Hands and size rarely come together in one package. Wood utilizes both to perfection in the offensive zone. His smooth puck handling in tight and long stick combine to create a defenders nightmare. Whether it’s finishing in tight to the net, shaking a defender below the goal line, or sending a defenceman in circles off the rush, Wood can use his hands to create plays rare for a player his size.

Demeanor and IQ

Wood displays a great level of hockey IQ while carrying himself well on the ice. He’s a player with leadership capabilities, great work ethic and a consistency in his play that comes from confidence. Wood creates opportunities with the puck utilizing his patience and ability to maintain possession as a way to draw extra defenders and dish off a seam pass.

Matthew Wood’s areas of improvement

Two-way game

Wood has a decent two-way game as is but will definitely need to improve to get to the next level. He struggles along the wall in the defensive end and sometimes looses puck battles on his own end despite his size. Not to discredit his effort on the defensive end, you’d just hope to see such a big player utilize his physicality more efficiently to optimize how he can use his hands in the defensive end.


Wood’s biggest area of improvement is his skating. His top-end speed is decent and can give him good opportunities off of the rush but he lacks a quickness to his game. His acceleration will need work going forward. Wood’s lack of acceleration is most noticeable on the rush and in breakouts. He has the hands to skate through five defenders, but not the legs at this point.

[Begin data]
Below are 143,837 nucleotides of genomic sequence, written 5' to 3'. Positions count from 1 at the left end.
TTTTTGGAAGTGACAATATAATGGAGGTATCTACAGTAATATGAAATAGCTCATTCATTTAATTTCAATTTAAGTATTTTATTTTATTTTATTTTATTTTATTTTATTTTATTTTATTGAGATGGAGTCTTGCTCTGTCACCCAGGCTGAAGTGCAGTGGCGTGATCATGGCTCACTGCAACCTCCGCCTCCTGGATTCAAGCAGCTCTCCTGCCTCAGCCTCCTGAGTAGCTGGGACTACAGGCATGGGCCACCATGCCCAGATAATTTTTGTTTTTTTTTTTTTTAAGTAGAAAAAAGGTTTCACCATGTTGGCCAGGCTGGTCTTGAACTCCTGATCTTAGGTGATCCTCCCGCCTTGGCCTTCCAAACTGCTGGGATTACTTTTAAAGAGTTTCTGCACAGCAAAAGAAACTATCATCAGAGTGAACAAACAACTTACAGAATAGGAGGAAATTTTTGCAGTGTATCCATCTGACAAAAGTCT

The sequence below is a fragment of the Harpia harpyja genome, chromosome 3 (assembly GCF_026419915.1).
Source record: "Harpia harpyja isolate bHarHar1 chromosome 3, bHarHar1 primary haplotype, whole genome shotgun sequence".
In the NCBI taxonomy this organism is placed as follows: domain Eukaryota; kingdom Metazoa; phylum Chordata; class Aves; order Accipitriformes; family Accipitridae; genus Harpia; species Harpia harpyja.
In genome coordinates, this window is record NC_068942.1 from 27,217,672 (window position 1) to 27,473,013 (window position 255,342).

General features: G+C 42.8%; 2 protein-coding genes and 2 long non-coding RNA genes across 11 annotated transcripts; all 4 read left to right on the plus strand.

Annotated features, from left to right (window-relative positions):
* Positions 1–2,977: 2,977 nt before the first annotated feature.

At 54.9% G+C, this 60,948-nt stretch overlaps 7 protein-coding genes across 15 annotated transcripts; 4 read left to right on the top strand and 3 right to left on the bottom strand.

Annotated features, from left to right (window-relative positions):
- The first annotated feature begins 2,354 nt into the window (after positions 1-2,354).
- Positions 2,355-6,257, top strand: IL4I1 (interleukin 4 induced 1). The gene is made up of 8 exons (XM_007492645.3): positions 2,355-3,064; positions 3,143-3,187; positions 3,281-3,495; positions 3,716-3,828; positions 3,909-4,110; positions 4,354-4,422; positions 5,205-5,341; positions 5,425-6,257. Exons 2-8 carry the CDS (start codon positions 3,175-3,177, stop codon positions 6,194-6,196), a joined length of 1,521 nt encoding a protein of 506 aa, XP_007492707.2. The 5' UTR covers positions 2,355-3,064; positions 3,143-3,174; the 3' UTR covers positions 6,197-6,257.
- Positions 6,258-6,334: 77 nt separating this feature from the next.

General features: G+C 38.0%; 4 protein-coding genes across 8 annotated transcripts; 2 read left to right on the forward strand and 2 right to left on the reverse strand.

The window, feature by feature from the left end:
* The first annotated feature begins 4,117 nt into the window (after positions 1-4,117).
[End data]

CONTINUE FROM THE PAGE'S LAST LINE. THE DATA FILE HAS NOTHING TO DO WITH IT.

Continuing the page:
That said, Woods has good edge work and utilizes this skill well to protect pucks and shake defenders low in the offensive zone.

Matthew Wood’s comparables

I feel Wood has a fairly accurate comparison active in the NHL. Tage Thompson has the same shooting and handling ability as Wood with a slightly smaller frame. Jason Robertson is another interesting comparison closer in size to Wood.

Fit with the Flames

Wood is a promising prospect who will likely be around when the Flames select at 16th overall. His size and shot alone make him a interesting player that has potential on the wing or at centre if his skating improves.

Wood is a sniper at heart, someone the Flames have been desperately needing since the departure of Jarome Iginla. I think he’d be a welcomed addition to the organization.


Wood has the potential to grow into a perennial 30-goal scorer, maybe even some 40- and 50-goal seasons if he continues on the same development arch as similar players like those mentioned above. There might be some adjusting for Wood at the next level but his early success in the NCAA makes him a no-brainer if I’m the Flames at #16.

In other classes, Wood could be a top-5 pick—many have argued he should be considered in the top 10 this year. If there aren’t any surprises on draft day, Wood going between 15th to 20th overall would be what many expect.

Wood has the potential to grow into a great scorer in the NHL.

Risk: 1.5/5

Reward: 4/5

Projection: Top-six goal scorer

All TWC 2023 NHL Draft Profiles

Check out more of our individual player profiles of selected 2023 NHL Draft prospects:
Connor Bedard | Matvei Michkov | Adam Fantilli | Leo Carlsson | Zach Benson | Andrew Cristall | Oliver Moore | Will Smith | Ryan Leonard | Eduard Sale | Colby Barlow | Axel Sandin Pellikka | Dalibor Dvorsky | Brayden Yager | David Reinbacher | Nate Danielson | Riley Heidt | Matthew Wood | Quentin Musty | Mikhail Gulyayev | Calum Ritchie | Gabe Perrault | Jayden Perron | Ethan Gauthier | Dmitri Simashev | Samuel Honzek | Lukas Dragicevic | William Whitelaw | Otto Stenberg | Gavin Brindley | Daniil But